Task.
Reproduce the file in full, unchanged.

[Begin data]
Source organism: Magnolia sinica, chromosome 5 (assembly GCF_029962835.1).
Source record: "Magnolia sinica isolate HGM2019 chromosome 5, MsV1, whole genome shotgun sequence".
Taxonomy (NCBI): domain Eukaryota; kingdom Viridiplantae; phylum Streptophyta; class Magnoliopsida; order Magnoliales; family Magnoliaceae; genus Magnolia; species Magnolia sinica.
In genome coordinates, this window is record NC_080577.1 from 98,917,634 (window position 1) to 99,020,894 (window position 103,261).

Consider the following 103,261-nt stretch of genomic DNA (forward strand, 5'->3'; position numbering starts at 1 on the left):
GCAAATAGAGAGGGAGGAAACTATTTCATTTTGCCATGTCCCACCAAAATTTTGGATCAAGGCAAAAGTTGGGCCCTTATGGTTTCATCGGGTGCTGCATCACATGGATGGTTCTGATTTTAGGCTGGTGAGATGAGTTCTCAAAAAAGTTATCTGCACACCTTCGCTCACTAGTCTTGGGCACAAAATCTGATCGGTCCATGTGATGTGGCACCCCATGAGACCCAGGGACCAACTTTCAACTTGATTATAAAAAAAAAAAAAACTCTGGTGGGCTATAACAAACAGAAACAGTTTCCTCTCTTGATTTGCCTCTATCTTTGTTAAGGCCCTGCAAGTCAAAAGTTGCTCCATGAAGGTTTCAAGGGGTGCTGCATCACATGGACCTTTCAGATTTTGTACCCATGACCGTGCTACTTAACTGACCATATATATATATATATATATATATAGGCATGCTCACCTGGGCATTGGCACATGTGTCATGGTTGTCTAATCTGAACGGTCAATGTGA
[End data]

Source organism: Magnolia sinica, chromosome 5 (assembly GCF_029962835.1).
Source record: "Magnolia sinica isolate HGM2019 chromosome 5, MsV1, whole genome shotgun sequence".
Taxonomy (NCBI): domain Eukaryota; kingdom Viridiplantae; phylum Streptophyta; class Magnoliopsida; order Magnoliales; family Magnoliaceae; genus Magnolia; species Magnolia sinica.
In genome coordinates, this window is record NC_080577.1 from 98,917,634 (window position 1) to 99,020,894 (window position 103,261).

Consider the following 103,261-nt stretch of genomic DNA (forward strand, 5'->3'; position numbering starts at 1 on the left):
GCAAATAGAGAGGGAGGAAACTATTTCATTTTGCCATGTCCCACCAAAATTTTGGATCAAGGCAAAAGTTGGGCCCTTATGGTTTCATCGGGTGCTGCATCACATGGATGGTTCTGATTTTAGGCTGGTGAGATGAGTTCTCAAAAAAGTTATCTGCACACCTTCGCTCACTAGTCTTGGGCACAAAATCTGATCGGTCCATGTGATGTGGCACCCCATGAGACCCAGGGACCAACTTTCAACTTGATTATAAAAAAAAAAAAAACTCTGGTGGGCTATAACAAACAGAAACAGTTTCCTCTCTTGATTTGCCTCTATCTTTGTTAAGGCCCTGCAAGTCAAAAGTTGCTCCATGAAGGTTTCAAGGGGTGCTGCATCACATGGACCTTTCAGATTTTGTACCCATGACCGTGCTACTTAACTGACCATATATATATATATATATATATATAGGCATGCTCACCTGGGCATTGGCACATGTGTCATGGTTGTCTAATCTGAACGGTCAATGTGA